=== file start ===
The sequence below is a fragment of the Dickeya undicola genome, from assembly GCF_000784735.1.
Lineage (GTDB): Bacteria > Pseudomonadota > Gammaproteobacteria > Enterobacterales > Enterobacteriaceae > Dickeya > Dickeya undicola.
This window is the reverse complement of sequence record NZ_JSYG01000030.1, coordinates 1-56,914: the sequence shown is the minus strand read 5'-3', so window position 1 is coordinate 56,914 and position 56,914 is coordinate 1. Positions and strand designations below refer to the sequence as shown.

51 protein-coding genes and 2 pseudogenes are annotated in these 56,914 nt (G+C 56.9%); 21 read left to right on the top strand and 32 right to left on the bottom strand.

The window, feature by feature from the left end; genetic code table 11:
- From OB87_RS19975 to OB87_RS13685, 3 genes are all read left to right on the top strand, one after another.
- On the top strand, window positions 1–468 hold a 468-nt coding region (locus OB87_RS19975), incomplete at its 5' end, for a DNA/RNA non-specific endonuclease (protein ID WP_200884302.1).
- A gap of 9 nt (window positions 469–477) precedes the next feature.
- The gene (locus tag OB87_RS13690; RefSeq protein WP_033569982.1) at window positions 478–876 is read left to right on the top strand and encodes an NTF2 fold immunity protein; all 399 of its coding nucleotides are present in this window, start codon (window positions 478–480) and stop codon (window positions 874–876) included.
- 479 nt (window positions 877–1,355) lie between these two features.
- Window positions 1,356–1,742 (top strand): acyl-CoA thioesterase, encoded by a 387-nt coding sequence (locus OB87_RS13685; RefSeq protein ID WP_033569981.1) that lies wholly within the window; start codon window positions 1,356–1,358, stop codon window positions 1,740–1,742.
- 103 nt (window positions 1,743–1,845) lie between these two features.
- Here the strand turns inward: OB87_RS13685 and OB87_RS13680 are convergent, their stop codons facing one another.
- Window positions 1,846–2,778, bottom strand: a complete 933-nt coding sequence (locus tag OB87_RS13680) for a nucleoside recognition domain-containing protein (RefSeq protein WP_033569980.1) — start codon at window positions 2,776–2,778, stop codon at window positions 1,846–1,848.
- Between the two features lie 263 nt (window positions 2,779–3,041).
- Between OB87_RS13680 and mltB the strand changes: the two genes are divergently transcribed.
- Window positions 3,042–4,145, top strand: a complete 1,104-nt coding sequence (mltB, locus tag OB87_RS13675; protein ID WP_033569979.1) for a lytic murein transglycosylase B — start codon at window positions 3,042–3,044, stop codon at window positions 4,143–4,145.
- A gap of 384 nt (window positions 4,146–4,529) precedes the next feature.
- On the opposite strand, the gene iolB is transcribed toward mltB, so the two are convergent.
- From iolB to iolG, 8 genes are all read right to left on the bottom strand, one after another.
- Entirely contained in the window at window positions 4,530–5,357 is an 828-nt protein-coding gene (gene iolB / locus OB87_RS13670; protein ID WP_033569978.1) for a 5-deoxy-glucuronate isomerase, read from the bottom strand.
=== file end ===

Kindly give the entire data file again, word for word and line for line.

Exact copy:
The sequence below is a fragment of the Dickeya undicola genome, from assembly GCF_000784735.1.
Lineage (GTDB): Bacteria > Pseudomonadota > Gammaproteobacteria > Enterobacterales > Enterobacteriaceae > Dickeya > Dickeya undicola.
This window is the reverse complement of sequence record NZ_JSYG01000030.1, coordinates 1-56,914: the sequence shown is the minus strand read 5'-3', so window position 1 is coordinate 56,914 and position 56,914 is coordinate 1. Positions and strand designations below refer to the sequence as shown.

51 protein-coding genes and 2 pseudogenes are annotated in these 56,914 nt (G+C 56.9%); 21 read left to right on the top strand and 32 right to left on the bottom strand.

The window, feature by feature from the left end; genetic code table 11:
- From OB87_RS19975 to OB87_RS13685, 3 genes are all read left to right on the top strand, one after another.
- On the top strand, window positions 1–468 hold a 468-nt coding region (locus OB87_RS19975), incomplete at its 5' end, for a DNA/RNA non-specific endonuclease (protein ID WP_200884302.1).
- A gap of 9 nt (window positions 469–477) precedes the next feature.
- The gene (locus tag OB87_RS13690; RefSeq protein WP_033569982.1) at window positions 478–876 is read left to right on the top strand and encodes an NTF2 fold immunity protein; all 399 of its coding nucleotides are present in this window, start codon (window positions 478–480) and stop codon (window positions 874–876) included.
- 479 nt (window positions 877–1,355) lie between these two features.
- Window positions 1,356–1,742 (top strand): acyl-CoA thioesterase, encoded by a 387-nt coding sequence (locus OB87_RS13685; RefSeq protein ID WP_033569981.1) that lies wholly within the window; start codon window positions 1,356–1,358, stop codon window positions 1,740–1,742.
- 103 nt (window positions 1,743–1,845) lie between these two features.
- Here the strand turns inward: OB87_RS13685 and OB87_RS13680 are convergent, their stop codons facing one another.
- Window positions 1,846–2,778, bottom strand: a complete 933-nt coding sequence (locus tag OB87_RS13680) for a nucleoside recognition domain-containing protein (RefSeq protein WP_033569980.1) — start codon at window positions 2,776–2,778, stop codon at window positions 1,846–1,848.
- Between the two features lie 263 nt (window positions 2,779–3,041).
- Between OB87_RS13680 and mltB the strand changes: the two genes are divergently transcribed.
- Window positions 3,042–4,145, top strand: a complete 1,104-nt coding sequence (mltB, locus tag OB87_RS13675; protein ID WP_033569979.1) for a lytic murein transglycosylase B — start codon at window positions 3,042–3,044, stop codon at window positions 4,143–4,145.
- A gap of 384 nt (window positions 4,146–4,529) precedes the next feature.
- On the opposite strand, the gene iolB is transcribed toward mltB, so the two are convergent.
- From iolB to iolG, 8 genes are all read right to left on the bottom strand, one after another.
- Entirely contained in the window at window positions 4,530–5,357 is an 828-nt protein-coding gene (gene iolB / locus OB87_RS13670; protein ID WP_033569978.1) for a 5-deoxy-glucuronate isomerase, read from the bottom strand.